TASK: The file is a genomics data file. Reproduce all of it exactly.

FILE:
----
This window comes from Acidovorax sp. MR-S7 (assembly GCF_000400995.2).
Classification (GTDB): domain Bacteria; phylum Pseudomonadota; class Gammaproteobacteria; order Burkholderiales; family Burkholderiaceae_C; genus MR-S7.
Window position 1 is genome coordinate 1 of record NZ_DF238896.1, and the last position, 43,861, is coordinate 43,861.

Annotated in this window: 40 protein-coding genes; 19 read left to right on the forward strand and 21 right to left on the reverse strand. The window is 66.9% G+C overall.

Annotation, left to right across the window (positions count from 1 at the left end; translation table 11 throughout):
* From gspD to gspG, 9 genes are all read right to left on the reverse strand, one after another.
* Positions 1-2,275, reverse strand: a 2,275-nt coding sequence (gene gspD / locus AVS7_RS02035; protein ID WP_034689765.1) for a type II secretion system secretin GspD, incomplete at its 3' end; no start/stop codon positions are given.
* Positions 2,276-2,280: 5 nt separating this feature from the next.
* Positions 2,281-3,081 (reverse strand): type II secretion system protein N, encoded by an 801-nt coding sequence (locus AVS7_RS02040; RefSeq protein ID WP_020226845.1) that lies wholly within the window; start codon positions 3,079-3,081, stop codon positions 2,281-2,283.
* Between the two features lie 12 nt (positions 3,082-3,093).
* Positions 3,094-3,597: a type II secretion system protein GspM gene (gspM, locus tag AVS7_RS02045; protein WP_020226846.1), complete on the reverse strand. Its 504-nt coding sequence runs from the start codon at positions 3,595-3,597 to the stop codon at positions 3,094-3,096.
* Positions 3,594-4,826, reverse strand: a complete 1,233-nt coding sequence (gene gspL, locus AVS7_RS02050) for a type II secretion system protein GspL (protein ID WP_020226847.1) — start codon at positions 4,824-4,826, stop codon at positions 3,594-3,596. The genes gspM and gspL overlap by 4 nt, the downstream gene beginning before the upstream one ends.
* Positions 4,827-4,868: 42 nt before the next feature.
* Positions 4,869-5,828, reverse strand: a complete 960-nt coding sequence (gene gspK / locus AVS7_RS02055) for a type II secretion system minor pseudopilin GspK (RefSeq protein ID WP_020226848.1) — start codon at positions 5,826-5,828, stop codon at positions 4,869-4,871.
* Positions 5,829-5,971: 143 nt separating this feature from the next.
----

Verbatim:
This window comes from Acidovorax sp. MR-S7 (assembly GCF_000400995.2).
Classification (GTDB): domain Bacteria; phylum Pseudomonadota; class Gammaproteobacteria; order Burkholderiales; family Burkholderiaceae_C; genus MR-S7.
Window position 1 is genome coordinate 1 of record NZ_DF238896.1, and the last position, 43,861, is coordinate 43,861.

Annotated in this window: 40 protein-coding genes; 19 read left to right on the forward strand and 21 right to left on the reverse strand. The window is 66.9% G+C overall.

Annotation, left to right across the window (positions count from 1 at the left end; translation table 11 throughout):
* From gspD to gspG, 9 genes are all read right to left on the reverse strand, one after another.
* Positions 1-2,275, reverse strand: a 2,275-nt coding sequence (gene gspD / locus AVS7_RS02035; protein ID WP_034689765.1) for a type II secretion system secretin GspD, incomplete at its 3' end; no start/stop codon positions are given.
* Positions 2,276-2,280: 5 nt separating this feature from the next.
* Positions 2,281-3,081 (reverse strand): type II secretion system protein N, encoded by an 801-nt coding sequence (locus AVS7_RS02040; RefSeq protein ID WP_020226845.1) that lies wholly within the window; start codon positions 3,079-3,081, stop codon positions 2,281-2,283.
* Between the two features lie 12 nt (positions 3,082-3,093).
* Positions 3,094-3,597: a type II secretion system protein GspM gene (gspM, locus tag AVS7_RS02045; protein WP_020226846.1), complete on the reverse strand. Its 504-nt coding sequence runs from the start codon at positions 3,595-3,597 to the stop codon at positions 3,094-3,096.
* Positions 3,594-4,826, reverse strand: a complete 1,233-nt coding sequence (gene gspL, locus AVS7_RS02050) for a type II secretion system protein GspL (protein ID WP_020226847.1) — start codon at positions 4,824-4,826, stop codon at positions 3,594-3,596. The genes gspM and gspL overlap by 4 nt, the downstream gene beginning before the upstream one ends.
* Positions 4,827-4,868: 42 nt before the next feature.
* Positions 4,869-5,828, reverse strand: a complete 960-nt coding sequence (gene gspK / locus AVS7_RS02055) for a type II secretion system minor pseudopilin GspK (RefSeq protein ID WP_020226848.1) — start codon at positions 5,826-5,828, stop codon at positions 4,869-4,871.
* Positions 5,829-5,971: 143 nt separating this feature from the next.